2. Excellent additional advice, Jim. I wrote my first book by getting up each morning and working from 5:00-7:00 AM. While my family slept, I would sit at a small desk in the corner of our living room and type away. Then shower and head off to my day job. Like you, it took a long time before I could call myself a writer in public. I had some of those "writer" coffee mugs and other stuff that helped me visualize getting to the point in my life where being a writer is my full-time job, the best job in the world.

    1. Hi Joe,
      I never get tired of hearing these kinds of tips. I always benefit from them. Thank you!
      One of the other things that helps me is to set the timer on my cell phone whenever I get a chance to write. If I'm at work and using lunch time I set it for 15 minutes. Then another 15. I have to write whenever I get the chance in little snippets most of the time, but it's amazing how they add up.

  3. Thanks for the tips.

  4. Hi Jullian,
    I'm glad you find these type of suggestions helpful. As I mentioned, these are what worked for me back in the dark ages. Your timer tip is great, and you're so right that those small segments do add up. Good luck with your writing.

  5. These are great tips, Joe, and all the ones that I use. Nowadays for e-pubs and self-pubs, you often have to set your own deadlines. I write at a minimum pace of 5 pages a day in the writing phase and at least 10 pages a day during revisions. That helps give me definable daily goals. The critique group really helps, too.

  6. These tips are so important. Believe me, I know because I violate all of them with depressing regularity. But you're giving me hope that I can reform, Joe!

  7. Great reminder for those of us (like me!) who need it!

  8. A critique group is the single most effective check for me for productivity. If I go more than a session without anything new to review, I know I'm getting lazy.

  9. Nancy, I'm a firm believer in critique groups. When I first started writing, I joined one and stayed a member for over 10 years. Those weekly meetings were as good a motivator as anything I can think of.

    Kris, judging from the excellent quality of your writing, violating these tips has not hurt you in the least.

  10. Clare, sometimes my TKZ posts are to remind me as much as to help others. It's so easy to forget the basics. BTW, welcome back to the USA.

    Kathryn, you and I are totally in sync on that point.

  11. I'll probably be ostracized for saying this in public, but sports make my eyes roll to the back of my head. But I loved your writing spin on the game all my friends were talking about (and that I didn't watch). ;) All excellent advice!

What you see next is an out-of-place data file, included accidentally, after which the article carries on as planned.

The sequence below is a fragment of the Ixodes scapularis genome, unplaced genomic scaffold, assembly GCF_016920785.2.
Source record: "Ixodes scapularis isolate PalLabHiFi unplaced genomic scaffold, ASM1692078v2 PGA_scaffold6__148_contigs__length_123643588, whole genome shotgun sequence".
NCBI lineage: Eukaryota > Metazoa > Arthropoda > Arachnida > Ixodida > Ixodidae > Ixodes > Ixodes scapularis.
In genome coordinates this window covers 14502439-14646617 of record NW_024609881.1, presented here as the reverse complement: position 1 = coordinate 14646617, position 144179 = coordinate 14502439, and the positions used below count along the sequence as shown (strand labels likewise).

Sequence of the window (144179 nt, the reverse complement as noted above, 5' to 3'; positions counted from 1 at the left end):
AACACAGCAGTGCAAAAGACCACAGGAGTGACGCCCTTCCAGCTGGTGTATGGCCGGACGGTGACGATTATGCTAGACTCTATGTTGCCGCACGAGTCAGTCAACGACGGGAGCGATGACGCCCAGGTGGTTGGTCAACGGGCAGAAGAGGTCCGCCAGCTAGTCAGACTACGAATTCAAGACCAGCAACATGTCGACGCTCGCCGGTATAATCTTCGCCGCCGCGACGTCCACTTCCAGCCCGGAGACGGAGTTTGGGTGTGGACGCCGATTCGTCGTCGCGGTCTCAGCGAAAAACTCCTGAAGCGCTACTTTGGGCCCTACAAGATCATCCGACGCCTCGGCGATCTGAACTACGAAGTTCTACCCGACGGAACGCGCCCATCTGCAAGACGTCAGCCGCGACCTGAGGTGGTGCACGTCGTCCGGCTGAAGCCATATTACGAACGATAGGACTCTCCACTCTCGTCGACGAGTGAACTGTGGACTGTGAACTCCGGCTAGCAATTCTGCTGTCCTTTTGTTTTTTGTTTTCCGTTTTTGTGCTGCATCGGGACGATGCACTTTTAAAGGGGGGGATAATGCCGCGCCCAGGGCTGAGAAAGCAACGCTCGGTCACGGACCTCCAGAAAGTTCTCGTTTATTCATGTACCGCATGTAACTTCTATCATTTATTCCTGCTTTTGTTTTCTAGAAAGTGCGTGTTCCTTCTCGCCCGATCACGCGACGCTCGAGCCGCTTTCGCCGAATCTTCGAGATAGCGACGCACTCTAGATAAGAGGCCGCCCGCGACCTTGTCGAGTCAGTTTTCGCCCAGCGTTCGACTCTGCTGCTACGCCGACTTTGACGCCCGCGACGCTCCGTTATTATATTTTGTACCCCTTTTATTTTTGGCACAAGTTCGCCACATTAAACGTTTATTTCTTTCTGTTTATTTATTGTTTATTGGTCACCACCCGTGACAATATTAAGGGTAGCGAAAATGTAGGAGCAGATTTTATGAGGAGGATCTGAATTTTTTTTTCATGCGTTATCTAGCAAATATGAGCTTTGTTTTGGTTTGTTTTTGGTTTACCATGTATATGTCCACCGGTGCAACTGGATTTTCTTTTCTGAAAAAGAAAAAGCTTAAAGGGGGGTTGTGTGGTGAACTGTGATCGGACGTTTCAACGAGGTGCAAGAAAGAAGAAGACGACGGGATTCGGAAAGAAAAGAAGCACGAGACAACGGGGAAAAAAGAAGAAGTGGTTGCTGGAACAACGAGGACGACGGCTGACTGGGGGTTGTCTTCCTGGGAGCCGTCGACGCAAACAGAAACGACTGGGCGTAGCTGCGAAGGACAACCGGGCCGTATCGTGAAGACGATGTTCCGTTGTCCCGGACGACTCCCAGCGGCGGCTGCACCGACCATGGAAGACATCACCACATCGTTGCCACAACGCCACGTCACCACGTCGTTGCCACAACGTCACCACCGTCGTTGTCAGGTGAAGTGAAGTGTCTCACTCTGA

I'm part of 2 critique groups, one in person and one online, and I swear by them. I'd sooner give up my writing space than give up my critique groups.

    Thanks and Happy New Year!

  12. Teresa, when my wife and I got married, she had the same reaction to sports. It's taken me over 40 years to convert her, so there's still time for you to come around. :-) Best of luck with your two writing groups.

  13. Excellent points, Joe! Thanks for sharing them. And I admire you for getting up two hours earlier back then to write! I could take a lesson from that kind of dedication and determination!

    LJ Sellers has some great related advice on Crime Fiction Collective on Jan. 4, in her article called "Done is Better than Perfect."

  14. Thanks, Jodie. Nowadays, I get up just as early, but not to write. It's because I'm old and old people get up early.

  15. Add to that, coming to blogs like TKZ for fellowship and inspiration.

  16. Thanks, Terri. Keep coming back.

  17. No matter the experience level of the writer, it's a good idea to block out your online time until you get your daily wordcount quota in. It's too tempting to use facebook, twitter, & email as a diversion to writing. It might seem like multi-tasking, but writing should take priority.

    Developing treats/incentives for accomplishing your wordcount goals can help too. Great start to 2013, Joe.

  18. Good points Joe. So simple, simply practical, yet practically impossible sometimes...or so it seems. I often find myself chasing my own tale (see what I did there.... trying to write and juggle work/family everything else.

    Therefore I am proposing a new clock, with 33 hours of 43 minutes each. I work from 0700-1600, hang with family from 1600-2200, write from 2200-3200, sleep from 3300-0600. Problem solved. The 43 minute hours don't come out even though as they leave an extra 21 minutes at the end of each day those minutes will accumulated on a bi-monthly basis to create a bonus 28 hour leap-day every odd numbered month which is to be celebrated far and wide by all working people by sitting around doing whatever they feel like doing and eating sweet pickled herring at will.

    It has already started...let it be written, let it be done.

  19. Thanks, Basil. I've readjusted my clocks to try your new time warp system. Except for the pickled herring part, it should work. Or not.

  20. You're right, Jordan. There are so many time-sucking black holes online. I'm as guilty as anyone at giving in to them.